When visiting relatives in Nova Scotia recently, I heard a sad tale. My aunt's collie-cross dog, Jeanie, was accustomed to going for walks on her own in the local woodlands. The area was genuine Canadian wilderness, with no local farm livestock to worry about, so this was never seen as a big problem. Jeanie gained much pleasure from chasing chipmunks, sniffing out scents of game birds like grouse, and generally enjoying being out and about in the open air.
One winter's day, when the snow was thick on the ground, Jeanie didn't come home at dusk, for her dinner. She always returned for supper, so my aunt was immediately worried. What could have happened?
It was simple to find out, as fresh snow had fallen early in the day, and it had then stopped snowing. Jeanie's tracks could easily be followed in the snow with a torchlight. My aunt traced her from the back porch, along a track into the local woodland for a few hundred yards, into an open clearing. And this is where she found evidence of the tragedy: the snow had been trodden down flat over an area with a circumference of ten meters. And there was red blood mixed with the tramped down snow. Then on the far side of the area, there were the distinctive footprints of three or four large coyotes, tracking away from in the opposite direction. It was obvious that Jeanie had encountered a pack of hungry coyotes, and despite putting up a valiant battle she had been slain. My aunt never found her body.
Here in Ireland, we are lucky enough not to have serious predators: in Nova Scotia, as well as the coyotes, there are bears and even rumours of wolves. There is also an ongoing threat from the skies, with eagles occasionally snatching small dogs from back yards.
In this country, the biggest carnivorous mammals are foxes and badgers, and it's rare for them to attack pets. Of course, dogs can't be allowed to run wild in the countryside, because of the damage they would cause to sheep and other livestock. Their lives would be at risk if they did so, not from other animals but from the guns of farmers who would be justifiably looking after the animals under their care.
Foxes are not entirely innocent: they are a blight to poultry owners, regularly snatching hens and ducks from back yards. Part of the responsibility of being a good poultry keeper is to ensure that your charges are penned up safely at night in fox proof accommodation.
I have heard of people witnessing their pet cats being snatched by foxes too: healthy adult cats would be too much for a fox, but they have been seen taking weaker animals, like kittens and elderly cats.
We are also unfortunate enough to have an introduced predator in Ireland: mink have escaped from fur farms and bred in the wild. They are a far more difficult carnivore to keep out than foxes, slinking through tiny openings into hen runs, causing devastation then sneaking away, unseen.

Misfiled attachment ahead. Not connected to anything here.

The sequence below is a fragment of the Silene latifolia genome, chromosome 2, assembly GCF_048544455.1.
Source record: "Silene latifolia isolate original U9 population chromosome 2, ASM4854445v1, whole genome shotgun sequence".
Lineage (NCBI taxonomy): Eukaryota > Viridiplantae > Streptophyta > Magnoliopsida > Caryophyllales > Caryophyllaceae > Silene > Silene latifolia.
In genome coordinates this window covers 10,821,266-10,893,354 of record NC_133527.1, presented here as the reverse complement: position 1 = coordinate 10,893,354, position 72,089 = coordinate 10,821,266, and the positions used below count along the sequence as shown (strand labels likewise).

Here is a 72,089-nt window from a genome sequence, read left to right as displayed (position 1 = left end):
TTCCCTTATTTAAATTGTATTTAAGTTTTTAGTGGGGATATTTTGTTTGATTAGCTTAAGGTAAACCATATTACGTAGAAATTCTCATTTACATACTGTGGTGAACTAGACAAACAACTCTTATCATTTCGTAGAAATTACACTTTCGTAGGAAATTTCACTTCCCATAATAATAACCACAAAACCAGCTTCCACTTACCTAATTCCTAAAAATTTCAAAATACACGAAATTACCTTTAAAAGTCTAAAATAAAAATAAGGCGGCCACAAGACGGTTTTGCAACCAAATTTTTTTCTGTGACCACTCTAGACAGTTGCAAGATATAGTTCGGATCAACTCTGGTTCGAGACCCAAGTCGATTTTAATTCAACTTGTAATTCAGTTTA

In London, there has been an ongoing mystery around multiple deaths of cats in certain suburbs, with cats going missing, then their mutilated bodies turning up later. The assailant was dubbed "The Croydon Cat Killer", and cat owners were warned to keep their pets indoors to prevent them from becoming the next victims. More than 400 cats were killed, and suspicious cat deaths were reported across England, as far north as Manchester.
Eventually, the police became involved. The bodies of the victims were submitted for forensic analysis by experienced pathologists. The report of their findings was released during the summer, and their conclusions were clear: there was no crazed Croydon Cat Killer. There was no evidence of traces of clothing, human DNA or a murder weapon and no CCTV footage had been recovered. Humans had not played a deliberate part in the deaths of these much loved pets.
The cause was a combination of the mundane and the worrying. First, many of the deaths were proven to be caused by road traffic accidents. Cats - especially young cats- don't have much road sense, and they can be impossible for cars to avoid if they dash out into their path. A car will cause devastating injuries to a cat, and while this cause is obvious when a cat is found beside the road, if a cats is relocated to somewhere else, it's harder to make the connection. Dead cats are sometimes moved by people who feel that it's undignified for a cat to be left in such a visible place, and they are also sometimes moved by predators like foxes. The fox might then eat some of the cat before abandoning its body, causing the types of mutilations which made people suspect a sadistic human killer.
As well as eating cats that have already been killed, the pathologists proved that some foxes were actually preying on living pet cats. The fox population in urban areas like London has boomed, and with the widespread use of tamper-proof wheelie bins, it has become more difficult for foxes to find food to scavenge. For this reason, they get more and more hungry, and this then leads to them becoming bolder. When a fox has learned that it can successfully snatch a cat and enjoy a feline meal, the behaviour tends to be repeated.
If you have a frail cat - whether elderly or young - be aware of the risk from foxes.